Pronunciation:  [Pso⋅COP⋅ter⋅a]

Common Name:  Psocids / Barklice / Booklice

Greek Origins of Name:  Psocoptera is derived from the Greek “psokos” meaning rubbed or gnawed and “ptera” meaning wings. This name has been criticized by many entomologists because the prefix (a clear reference to the manner of feeding) is unrelated to the suffix (the presence of wings). Loosely translated, however, the name could be taken to mean “winged insects that gnaw”.

Spot ID Key Characters:

  1. Narrow “neck” between head and thorax
  2. Thread-like antennae
  3. Booklice are tiny and wingless
  4. Barklice are larger and may have wings

Development:  Hemimetabola, i.e. incomplete metamorphosis  (egg, nymph, adult)
Taxonomy:  Hemipteroid; closely related to Hemiptera and Phthiraptera
The order is divided into three suborders (Trogiomorpha, Troctomorpha, and Psocomorpha) which are distinguished by the number of segments in the antennae, tarsi, and labial palps.
Distribution:  Abundant worldwide, but often overlooked because of their secretive habits.  Approximately 22 family and 245 species in North America and 35 family and ~3200 species worldwide

The order Psocoptera (also known as Corrodentia) contains the booklice and barklice. These insects are often regarded as the most primitive hemipteroids alive today because their mouthparts show the least modification from the primitive mandibulate condition. In fact, only the lacinia (a subdivision of the maxilla) has become a separate, rod-like structure that is pushed against the substrate as a brace while the mandibles scrape off surrounding food particles. The pharynx and hypopharynx are also modified for grinding food in a mortar-and-pestle arrangement.

Barklice generally live in moist terrestrial environments (in leaf litter, beneath stones, on vegetation, or under the bark of trees) where they forage on algae, lichens, fungi, and various plant products. They may grow to 10 mm in length and are frequently winged during the adult stage. Some species are gregarious. They often live in small colonies beneath a gossamer blanket spun with silk from their labial glands. Booklice are more common in human dwellings and warehouses. They are wingless and much smaller than barklice (less than 2 mm). Most species feed on stored grains, book bindings, wallpaper paste, fabric sizing, and other starchy products.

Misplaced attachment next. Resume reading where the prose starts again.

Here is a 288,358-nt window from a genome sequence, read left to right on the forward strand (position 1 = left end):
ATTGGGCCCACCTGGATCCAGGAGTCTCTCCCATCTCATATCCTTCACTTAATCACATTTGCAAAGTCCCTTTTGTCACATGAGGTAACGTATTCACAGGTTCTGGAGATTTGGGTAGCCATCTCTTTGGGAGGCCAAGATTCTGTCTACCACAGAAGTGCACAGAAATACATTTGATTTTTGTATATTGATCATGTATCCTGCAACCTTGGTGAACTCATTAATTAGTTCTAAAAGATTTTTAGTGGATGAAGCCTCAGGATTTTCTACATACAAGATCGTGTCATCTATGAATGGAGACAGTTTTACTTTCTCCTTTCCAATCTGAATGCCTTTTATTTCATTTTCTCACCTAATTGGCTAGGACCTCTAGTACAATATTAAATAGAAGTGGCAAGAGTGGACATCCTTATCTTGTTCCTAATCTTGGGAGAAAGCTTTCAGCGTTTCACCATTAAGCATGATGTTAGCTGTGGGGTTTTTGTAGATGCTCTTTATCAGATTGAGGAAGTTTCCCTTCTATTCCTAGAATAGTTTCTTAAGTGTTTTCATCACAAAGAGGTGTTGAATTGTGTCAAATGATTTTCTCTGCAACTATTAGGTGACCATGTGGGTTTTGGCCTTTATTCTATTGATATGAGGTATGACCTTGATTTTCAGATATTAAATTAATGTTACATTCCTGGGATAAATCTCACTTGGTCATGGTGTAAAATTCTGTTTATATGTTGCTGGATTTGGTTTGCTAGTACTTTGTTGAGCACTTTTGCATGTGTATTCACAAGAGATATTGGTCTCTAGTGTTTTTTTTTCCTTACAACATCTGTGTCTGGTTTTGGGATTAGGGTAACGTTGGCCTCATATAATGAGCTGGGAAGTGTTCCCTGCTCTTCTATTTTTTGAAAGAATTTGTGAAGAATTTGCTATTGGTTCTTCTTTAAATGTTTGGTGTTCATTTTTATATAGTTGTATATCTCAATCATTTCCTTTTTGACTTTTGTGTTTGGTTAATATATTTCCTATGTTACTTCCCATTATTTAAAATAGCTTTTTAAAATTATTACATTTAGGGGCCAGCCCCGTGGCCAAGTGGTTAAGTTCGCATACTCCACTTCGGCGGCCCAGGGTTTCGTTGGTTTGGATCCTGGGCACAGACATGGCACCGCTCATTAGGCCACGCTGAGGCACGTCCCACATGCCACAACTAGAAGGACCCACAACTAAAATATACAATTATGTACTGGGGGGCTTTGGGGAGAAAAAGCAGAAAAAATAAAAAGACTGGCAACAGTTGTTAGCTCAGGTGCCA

Although most Psocoptera are free-living, a few genera live in the nests of birds. They survive by feeding on residues of feathers or skin cells, but never on the birds themselves. Most entomologists suspect that true lice (ectoparasites of birds and mammals) evolved directly from these commensal barklice. Even today, it is possible to find a gradual progression of species with increasing dependence on vertebrate hosts. A close phylogenetic relationship between barklice and parasitic lice is also suppported by similarities in the structure of mouthparts (particularly the hypopharynx).

Appearance of Barklice:

  1. Head prominent, with thread-like antennae
  2. Narrow “neck” between head and thorax
  3. Two pairs of wings; some species are wingless
  4. Front wings larger than hind wings; venation reduced
  5. Wings held tent-like over the body
  6. Tarsi 2- or 3-segmented

Appearance of Booklice:

  1. Head prominent, with thread-like antennae
  2. Narrow neck between head and thorax
  3. Always wingless
  4. Under 2 mm in length
  5. Body pale, often unpigmented

Most of the psocids are woodland insects that rarely come into contact with humans. Species that do inhabit homes and warehouses may occasionally become a nuisance, but they seldom cause economic damage.

Trogiidae (Granary Booklice) — a cosmopolitan family with several species that may be pests of stored grain (e.g., Lepinotus reticulatus and L. inquilinus).
Liposcelidae (Booklice) — includes Liposcelis bostrychophilus, a tiny, wingless species commonly found in old books and papers.
Psocidae (Common Barklice) — the largest family in the order. Most of these species are found outdoors on bark or under rocks.

  • Psocids apparently have excellent powers of dispersal.  They are usually among the first insects to colonize new islands and invade disturbed habitats.
  • Pearman’s organ, a sound-producing structure in the hind coxae of some male barklice, produces a clicking sound that attracts females.  The male then performs a courtship dance in an effort to initiate copulation.
  • Trogium pulsatorium, a common resident in human dwellings, may also live in the nests of bees and wasps.
  • Members of the family Psoquillidae often live as scavengers in the nests of birds.  These barklice may be the ancestors of parasitic lice (order Phthiraptera).